What Causes Drug Addiction?
Drug addiction, commonly referred to as substance use disorder, is a chronic brain disease in which the affected individual has lost the ability to control their legal or illegal drug consumption. Oftentimes, users are aware that their drug use is endangering their health, but they physically cannot resist.
The Science of Drug Addiction
Consuming drugs generally causes the brain to produce an excess amount of dopamine, the neurotransmitter that is the source of feelings of pleasure and enjoyment. Rather than a steady amount of dopamine encouraging healthy behaviors such as exercising or seeing friends/family, surges of dopamine lead to a feeling of invincibility causing the user to desire more right off the bat.
The longer one takes the drug, the less the effect of the dopamine surges will have on the brain. This built up tolerance encourages the user to ingest more of the drug each time they use, increasing the amount of the drug in their body over time. As the dependence of the drug for pleasure increases, the user will find less pleasure in what they may have used to enjoy.
Aside from a decrease in natural pleasures, long term drug use may lead to permanent brain damage as well as impaired memory, decision making, judgement and more.
Why and How do People Become Addicted to Drugs?
There are many reasons why people use drugs in the first place. Mainly, like those who use alcohol, there is a universal feeling of pleasure that comes with recreational drug use. Depending on the substance use, the high may be different, but oftentimes feelings of euphoria and intense enjoyment are common.
Like alcohol addiction, genetics play a large part in who is more susceptible to developing a dependence on a substance. If other members of your blood related family have suffered from addiction, you are more likely to develop a dependence on drug use as well.
Additionally, the environment you grow up in, including the stability of your childhood household, relationship with your parents, early use, availability of drugs in your community or lack of resources, can greatly affect whether you will suffer from addiction later in life. If either you or a family member struggled with mental health disorders in the past, you may be more susceptible to relying on drugs for pleasure at some point as well.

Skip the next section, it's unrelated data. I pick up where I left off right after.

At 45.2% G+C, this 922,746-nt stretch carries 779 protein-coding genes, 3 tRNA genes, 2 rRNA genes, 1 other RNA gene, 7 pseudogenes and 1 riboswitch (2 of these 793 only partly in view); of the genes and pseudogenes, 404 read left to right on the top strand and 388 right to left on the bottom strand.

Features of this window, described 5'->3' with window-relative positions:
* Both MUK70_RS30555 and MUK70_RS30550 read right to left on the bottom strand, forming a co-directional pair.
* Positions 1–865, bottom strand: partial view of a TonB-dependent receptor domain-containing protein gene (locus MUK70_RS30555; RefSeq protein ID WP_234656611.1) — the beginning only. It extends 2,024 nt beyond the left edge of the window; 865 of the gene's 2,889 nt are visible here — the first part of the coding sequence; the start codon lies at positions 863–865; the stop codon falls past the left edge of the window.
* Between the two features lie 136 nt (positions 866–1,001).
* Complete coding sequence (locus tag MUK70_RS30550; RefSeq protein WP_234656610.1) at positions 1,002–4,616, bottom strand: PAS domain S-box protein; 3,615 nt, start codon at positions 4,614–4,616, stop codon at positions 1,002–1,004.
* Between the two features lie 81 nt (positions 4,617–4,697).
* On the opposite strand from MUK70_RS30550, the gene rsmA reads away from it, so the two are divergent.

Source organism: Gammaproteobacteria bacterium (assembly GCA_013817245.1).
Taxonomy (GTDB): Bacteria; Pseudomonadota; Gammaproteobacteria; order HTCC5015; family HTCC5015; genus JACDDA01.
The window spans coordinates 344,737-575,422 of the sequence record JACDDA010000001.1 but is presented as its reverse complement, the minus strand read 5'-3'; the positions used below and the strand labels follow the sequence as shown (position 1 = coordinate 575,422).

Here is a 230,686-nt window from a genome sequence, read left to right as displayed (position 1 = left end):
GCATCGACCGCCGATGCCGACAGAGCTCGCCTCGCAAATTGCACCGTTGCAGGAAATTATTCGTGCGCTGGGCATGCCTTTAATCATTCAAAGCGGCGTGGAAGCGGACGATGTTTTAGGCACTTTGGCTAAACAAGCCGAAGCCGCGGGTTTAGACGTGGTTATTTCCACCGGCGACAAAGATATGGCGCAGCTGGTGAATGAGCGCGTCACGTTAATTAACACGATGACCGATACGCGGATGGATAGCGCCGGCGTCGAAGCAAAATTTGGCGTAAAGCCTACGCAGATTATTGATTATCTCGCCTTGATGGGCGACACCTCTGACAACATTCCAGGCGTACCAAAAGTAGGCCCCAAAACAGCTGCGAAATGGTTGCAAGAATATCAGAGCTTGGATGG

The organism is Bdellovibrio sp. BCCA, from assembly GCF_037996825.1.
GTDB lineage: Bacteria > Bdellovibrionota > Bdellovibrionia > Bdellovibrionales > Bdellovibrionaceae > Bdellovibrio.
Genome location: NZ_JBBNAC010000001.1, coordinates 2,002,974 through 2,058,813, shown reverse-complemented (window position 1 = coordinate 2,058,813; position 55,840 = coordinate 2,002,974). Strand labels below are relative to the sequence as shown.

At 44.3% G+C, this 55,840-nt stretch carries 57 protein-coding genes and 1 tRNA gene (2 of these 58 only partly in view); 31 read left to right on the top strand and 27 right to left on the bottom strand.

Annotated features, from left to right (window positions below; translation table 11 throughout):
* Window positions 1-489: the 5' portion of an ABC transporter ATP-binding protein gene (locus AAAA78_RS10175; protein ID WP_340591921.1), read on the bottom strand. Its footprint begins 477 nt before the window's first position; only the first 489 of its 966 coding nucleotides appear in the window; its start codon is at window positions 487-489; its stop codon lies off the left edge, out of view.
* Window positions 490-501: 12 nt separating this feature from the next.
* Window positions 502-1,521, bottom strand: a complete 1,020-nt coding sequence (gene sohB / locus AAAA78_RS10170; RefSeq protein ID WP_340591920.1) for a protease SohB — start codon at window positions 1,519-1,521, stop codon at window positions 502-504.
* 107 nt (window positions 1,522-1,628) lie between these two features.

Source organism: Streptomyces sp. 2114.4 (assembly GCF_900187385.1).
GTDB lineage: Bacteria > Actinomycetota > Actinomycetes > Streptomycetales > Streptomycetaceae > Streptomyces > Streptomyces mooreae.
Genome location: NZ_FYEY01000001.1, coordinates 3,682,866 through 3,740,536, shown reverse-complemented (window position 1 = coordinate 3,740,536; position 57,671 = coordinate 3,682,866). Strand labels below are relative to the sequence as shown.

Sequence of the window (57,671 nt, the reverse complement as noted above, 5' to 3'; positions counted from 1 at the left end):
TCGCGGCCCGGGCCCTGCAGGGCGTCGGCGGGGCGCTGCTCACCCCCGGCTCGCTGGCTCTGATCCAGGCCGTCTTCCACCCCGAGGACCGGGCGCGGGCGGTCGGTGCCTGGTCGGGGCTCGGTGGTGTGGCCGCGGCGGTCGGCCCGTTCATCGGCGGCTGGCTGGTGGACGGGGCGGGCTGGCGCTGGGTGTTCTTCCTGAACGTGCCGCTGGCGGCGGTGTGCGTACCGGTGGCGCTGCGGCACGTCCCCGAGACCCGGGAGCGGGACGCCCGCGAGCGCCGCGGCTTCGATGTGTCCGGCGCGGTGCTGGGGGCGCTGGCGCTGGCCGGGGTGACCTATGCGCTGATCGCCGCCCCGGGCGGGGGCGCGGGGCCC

That being said, whether it be to escape reality, relieve stress, feel better or a result of peer pressure, anyone who uses drugs can develop a dependency on them. There are many symptoms that are developed in those who are bordering a substance use disorder. They are as follows:
A craving or subsequent need to use in order to feel normal (the most common sign of coming addiction).
An increased tolerance as more and more of the drug is needed to feel the same effect.
Losing passion for things that once brought joy and/or replacing old activities with figuring out how to acquire the drug and only allocating money for purchasing substances are also dangerous signs.
While these are just some of the signs, it is important that any odd behaviors associated with any new or increased drug use should be monitored carefully for signs of reliance. Once life without being high becomes harder than life while using, it is time to seek treatment.
Drug Addiction Treatment
Although there is not a set cure for drug abuse disorders, there are ways to mitigate long term effects. Drug addiction treatment, whether it be inpatient or outpatient, is a mix of detoxification, behavioral and cognitive therapy and long term relapse prevention. These general guidelines usually come in conjunction with some form of group or family counseling, co-occurring disorder treatment and other alternative therapy methods.
The high likelihood of relapse in later years is the main reason that drug abuse is not completely curable, but continued treatment such as participation in Anonymous groups as well as occasional therapy visits combined with a good social network and stable home life serve to prevent relapse.
Drug addiction is something that a countless number of Americans deal with, so you are not alone. At Desert Rose Recovery, we aim to make the path to sobriety as effective and comfortable as possible. If you or a loved one is struggling with a drug addiction, call us today to speak with a qualified addiction specialist.